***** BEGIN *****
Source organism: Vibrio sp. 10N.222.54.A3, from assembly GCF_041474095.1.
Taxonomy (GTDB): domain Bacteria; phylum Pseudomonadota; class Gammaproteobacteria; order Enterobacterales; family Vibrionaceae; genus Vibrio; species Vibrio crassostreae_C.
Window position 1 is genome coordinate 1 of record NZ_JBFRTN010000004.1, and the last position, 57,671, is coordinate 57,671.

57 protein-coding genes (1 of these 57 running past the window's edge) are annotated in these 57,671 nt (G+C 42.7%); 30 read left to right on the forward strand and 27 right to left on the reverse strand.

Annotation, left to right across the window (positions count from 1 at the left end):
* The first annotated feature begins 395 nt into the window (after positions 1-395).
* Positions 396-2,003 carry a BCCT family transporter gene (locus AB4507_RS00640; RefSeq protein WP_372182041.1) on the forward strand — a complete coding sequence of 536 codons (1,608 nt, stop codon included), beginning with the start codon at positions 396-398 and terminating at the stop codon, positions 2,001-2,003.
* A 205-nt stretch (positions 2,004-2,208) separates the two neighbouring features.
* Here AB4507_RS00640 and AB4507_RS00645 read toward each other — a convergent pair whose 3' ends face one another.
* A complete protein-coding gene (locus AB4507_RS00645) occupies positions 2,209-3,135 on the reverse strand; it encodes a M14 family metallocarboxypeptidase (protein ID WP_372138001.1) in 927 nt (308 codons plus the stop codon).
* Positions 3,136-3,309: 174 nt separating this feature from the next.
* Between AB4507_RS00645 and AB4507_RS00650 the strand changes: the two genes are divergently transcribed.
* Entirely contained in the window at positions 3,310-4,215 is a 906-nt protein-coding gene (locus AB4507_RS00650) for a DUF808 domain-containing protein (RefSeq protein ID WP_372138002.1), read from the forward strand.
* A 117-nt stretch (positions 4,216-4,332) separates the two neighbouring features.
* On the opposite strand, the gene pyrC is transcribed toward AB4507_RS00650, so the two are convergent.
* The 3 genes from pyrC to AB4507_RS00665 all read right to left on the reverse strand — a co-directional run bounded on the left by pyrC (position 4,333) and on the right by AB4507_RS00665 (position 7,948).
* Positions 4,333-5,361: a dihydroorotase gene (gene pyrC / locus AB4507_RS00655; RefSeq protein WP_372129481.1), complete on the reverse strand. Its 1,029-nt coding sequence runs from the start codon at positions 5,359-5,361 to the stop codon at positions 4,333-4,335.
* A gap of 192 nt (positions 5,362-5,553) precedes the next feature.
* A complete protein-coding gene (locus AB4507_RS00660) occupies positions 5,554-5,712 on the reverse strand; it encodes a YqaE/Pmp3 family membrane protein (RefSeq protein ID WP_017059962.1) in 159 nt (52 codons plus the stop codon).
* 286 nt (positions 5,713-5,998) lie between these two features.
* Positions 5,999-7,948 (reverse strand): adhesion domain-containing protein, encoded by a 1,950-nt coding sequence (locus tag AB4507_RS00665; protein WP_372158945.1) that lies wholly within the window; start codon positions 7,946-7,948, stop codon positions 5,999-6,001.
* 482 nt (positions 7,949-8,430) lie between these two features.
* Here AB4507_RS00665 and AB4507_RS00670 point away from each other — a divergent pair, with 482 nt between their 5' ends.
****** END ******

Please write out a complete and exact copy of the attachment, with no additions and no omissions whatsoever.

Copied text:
Source organism: Vibrio sp. 10N.222.54.A3, from assembly GCF_041474095.1.
Taxonomy (GTDB): domain Bacteria; phylum Pseudomonadota; class Gammaproteobacteria; order Enterobacterales; family Vibrionaceae; genus Vibrio; species Vibrio crassostreae_C.
Window position 1 is genome coordinate 1 of record NZ_JBFRTN010000004.1, and the last position, 57,671, is coordinate 57,671.

57 protein-coding genes (1 of these 57 running past the window's edge) are annotated in these 57,671 nt (G+C 42.7%); 30 read left to right on the forward strand and 27 right to left on the reverse strand.

Annotation, left to right across the window (positions count from 1 at the left end):
* The first annotated feature begins 395 nt into the window (after positions 1-395).
* Positions 396-2,003 carry a BCCT family transporter gene (locus AB4507_RS00640; RefSeq protein WP_372182041.1) on the forward strand — a complete coding sequence of 536 codons (1,608 nt, stop codon included), beginning with the start codon at positions 396-398 and terminating at the stop codon, positions 2,001-2,003.
* A 205-nt stretch (positions 2,004-2,208) separates the two neighbouring features.
* Here AB4507_RS00640 and AB4507_RS00645 read toward each other — a convergent pair whose 3' ends face one another.
* A complete protein-coding gene (locus AB4507_RS00645) occupies positions 2,209-3,135 on the reverse strand; it encodes a M14 family metallocarboxypeptidase (protein ID WP_372138001.1) in 927 nt (308 codons plus the stop codon).
* Positions 3,136-3,309: 174 nt separating this feature from the next.
* Between AB4507_RS00645 and AB4507_RS00650 the strand changes: the two genes are divergently transcribed.
* Entirely contained in the window at positions 3,310-4,215 is a 906-nt protein-coding gene (locus AB4507_RS00650) for a DUF808 domain-containing protein (RefSeq protein ID WP_372138002.1), read from the forward strand.
* A 117-nt stretch (positions 4,216-4,332) separates the two neighbouring features.
* On the opposite strand, the gene pyrC is transcribed toward AB4507_RS00650, so the two are convergent.
* The 3 genes from pyrC to AB4507_RS00665 all read right to left on the reverse strand — a co-directional run bounded on the left by pyrC (position 4,333) and on the right by AB4507_RS00665 (position 7,948).
* Positions 4,333-5,361: a dihydroorotase gene (gene pyrC / locus AB4507_RS00655; RefSeq protein WP_372129481.1), complete on the reverse strand. Its 1,029-nt coding sequence runs from the start codon at positions 5,359-5,361 to the stop codon at positions 4,333-4,335.
* A gap of 192 nt (positions 5,362-5,553) precedes the next feature.
* A complete protein-coding gene (locus AB4507_RS00660) occupies positions 5,554-5,712 on the reverse strand; it encodes a YqaE/Pmp3 family membrane protein (RefSeq protein ID WP_017059962.1) in 159 nt (52 codons plus the stop codon).
* 286 nt (positions 5,713-5,998) lie between these two features.
* Positions 5,999-7,948 (reverse strand): adhesion domain-containing protein, encoded by a 1,950-nt coding sequence (locus tag AB4507_RS00665; protein WP_372158945.1) that lies wholly within the window; start codon positions 7,946-7,948, stop codon positions 5,999-6,001.
* 482 nt (positions 7,949-8,430) lie between these two features.
* Here AB4507_RS00665 and AB4507_RS00670 point away from each other — a divergent pair, with 482 nt between their 5' ends.